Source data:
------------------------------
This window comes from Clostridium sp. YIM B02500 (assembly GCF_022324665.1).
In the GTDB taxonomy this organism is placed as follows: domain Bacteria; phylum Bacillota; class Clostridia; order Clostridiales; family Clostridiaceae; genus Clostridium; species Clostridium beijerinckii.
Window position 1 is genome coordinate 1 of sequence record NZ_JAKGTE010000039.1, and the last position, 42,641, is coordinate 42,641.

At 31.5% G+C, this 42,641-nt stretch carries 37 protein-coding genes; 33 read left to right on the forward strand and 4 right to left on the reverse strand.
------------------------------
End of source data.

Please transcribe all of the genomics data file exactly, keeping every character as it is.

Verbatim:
This window comes from Clostridium sp. YIM B02500 (assembly GCF_022324665.1).
In the GTDB taxonomy this organism is placed as follows: domain Bacteria; phylum Bacillota; class Clostridia; order Clostridiales; family Clostridiaceae; genus Clostridium; species Clostridium beijerinckii.
Window position 1 is genome coordinate 1 of sequence record NZ_JAKGTE010000039.1, and the last position, 42,641, is coordinate 42,641.

At 31.5% G+C, this 42,641-nt stretch carries 37 protein-coding genes; 33 read left to right on the forward strand and 4 right to left on the reverse strand.